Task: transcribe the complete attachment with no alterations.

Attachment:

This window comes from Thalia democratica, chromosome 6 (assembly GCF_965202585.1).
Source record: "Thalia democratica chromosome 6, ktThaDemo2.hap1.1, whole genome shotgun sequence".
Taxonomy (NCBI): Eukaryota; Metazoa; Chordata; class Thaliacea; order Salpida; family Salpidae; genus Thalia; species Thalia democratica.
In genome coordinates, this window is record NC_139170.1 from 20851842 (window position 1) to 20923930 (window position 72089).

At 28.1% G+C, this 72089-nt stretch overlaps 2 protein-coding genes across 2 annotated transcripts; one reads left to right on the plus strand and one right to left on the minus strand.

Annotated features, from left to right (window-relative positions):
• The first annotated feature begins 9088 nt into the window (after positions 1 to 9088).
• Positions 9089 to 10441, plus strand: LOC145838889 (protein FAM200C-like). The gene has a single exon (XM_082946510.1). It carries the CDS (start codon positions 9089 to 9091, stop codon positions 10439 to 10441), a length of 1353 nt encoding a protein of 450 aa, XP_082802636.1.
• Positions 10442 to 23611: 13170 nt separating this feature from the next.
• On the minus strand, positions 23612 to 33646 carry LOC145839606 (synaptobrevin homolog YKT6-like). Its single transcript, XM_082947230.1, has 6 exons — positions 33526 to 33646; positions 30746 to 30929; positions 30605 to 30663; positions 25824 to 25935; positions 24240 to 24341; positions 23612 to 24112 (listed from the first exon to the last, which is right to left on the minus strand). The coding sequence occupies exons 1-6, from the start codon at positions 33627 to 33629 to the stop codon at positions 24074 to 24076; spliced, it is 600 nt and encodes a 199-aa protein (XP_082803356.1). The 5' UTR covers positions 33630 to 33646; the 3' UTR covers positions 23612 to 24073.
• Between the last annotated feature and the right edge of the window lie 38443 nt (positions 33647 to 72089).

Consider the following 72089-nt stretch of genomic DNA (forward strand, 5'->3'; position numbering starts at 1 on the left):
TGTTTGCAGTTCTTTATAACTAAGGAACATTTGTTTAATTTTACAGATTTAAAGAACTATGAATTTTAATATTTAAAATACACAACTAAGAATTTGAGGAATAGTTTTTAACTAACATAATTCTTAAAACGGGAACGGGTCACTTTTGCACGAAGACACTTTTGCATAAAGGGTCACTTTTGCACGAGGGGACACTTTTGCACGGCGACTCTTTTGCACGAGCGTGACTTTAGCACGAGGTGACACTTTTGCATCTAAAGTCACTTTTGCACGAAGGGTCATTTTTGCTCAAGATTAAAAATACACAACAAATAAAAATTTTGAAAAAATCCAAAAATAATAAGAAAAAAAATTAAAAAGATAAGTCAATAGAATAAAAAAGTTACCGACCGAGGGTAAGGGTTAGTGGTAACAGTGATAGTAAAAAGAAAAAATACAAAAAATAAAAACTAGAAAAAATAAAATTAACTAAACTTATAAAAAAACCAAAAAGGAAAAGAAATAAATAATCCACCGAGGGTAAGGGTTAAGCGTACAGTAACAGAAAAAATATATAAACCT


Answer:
This window comes from Thalia democratica, chromosome 6 (assembly GCF_965202585.1).
Source record: "Thalia democratica chromosome 6, ktThaDemo2.hap1.1, whole genome shotgun sequence".
Taxonomy (NCBI): Eukaryota; Metazoa; Chordata; class Thaliacea; order Salpida; family Salpidae; genus Thalia; species Thalia democratica.
In genome coordinates, this window is record NC_139170.1 from 20851842 (window position 1) to 20923930 (window position 72089).

At 28.1% G+C, this 72089-nt stretch overlaps 2 protein-coding genes across 2 annotated transcripts; one reads left to right on the plus strand and one right to left on the minus strand.

Annotated features, from left to right (window-relative positions):
• The first annotated feature begins 9088 nt into the window (after positions 1 to 9088).
• Positions 9089 to 10441, plus strand: LOC145838889 (protein FAM200C-like). The gene has a single exon (XM_082946510.1). It carries the CDS (start codon positions 9089 to 9091, stop codon positions 10439 to 10441), a length of 1353 nt encoding a protein of 450 aa, XP_082802636.1.
• Positions 10442 to 23611: 13170 nt separating this feature from the next.
• On the minus strand, positions 23612 to 33646 carry LOC145839606 (synaptobrevin homolog YKT6-like). Its single transcript, XM_082947230.1, has 6 exons — positions 33526 to 33646; positions 30746 to 30929; positions 30605 to 30663; positions 25824 to 25935; positions 24240 to 24341; positions 23612 to 24112 (listed from the first exon to the last, which is right to left on the minus strand). The coding sequence occupies exons 1-6, from the start codon at positions 33627 to 33629 to the stop codon at positions 24074 to 24076; spliced, it is 600 nt and encodes a 199-aa protein (XP_082803356.1). The 5' UTR covers positions 33630 to 33646; the 3' UTR covers positions 23612 to 24073.
• Between the last annotated feature and the right edge of the window lie 38443 nt (positions 33647 to 72089).

Consider the following 72089-nt stretch of genomic DNA (forward strand, 5'->3'; position numbering starts at 1 on the left):
TGTTTGCAGTTCTTTATAACTAAGGAACATTTGTTTAATTTTACAGATTTAAAGAACTATGAATTTTAATATTTAAAATACACAACTAAGAATTTGAGGAATAGTTTTTAACTAACATAATTCTTAAAACGGGAACGGGTCACTTTTGCACGAAGACACTTTTGCATAAAGGGTCACTTTTGCACGAGGGGACACTTTTGCACGGCGACTCTTTTGCACGAGCGTGACTTTAGCACGAGGTGACACTTTTGCATCTAAAGTCACTTTTGCACGAAGGGTCATTTTTGCTCAAGATTAAAAATACACAACAAATAAAAATTTTGAAAAAATCCAAAAATAATAAGAAAAAAAATTAAAAAGATAAGTCAATAGAATAAAAAAGTTACCGACCGAGGGTAAGGGTTAGTGGTAACAGTGATAGTAAAAAGAAAAAATACAAAAAATAAAAACTAGAAAAAATAAAATTAACTAAACTTATAAAAAAACCAAAAAGGAAAAGAAATAAATAATCCACCGAGGGTAAGGGTTAAGCGTACAGTAACAGAAAAAATATATAAACCT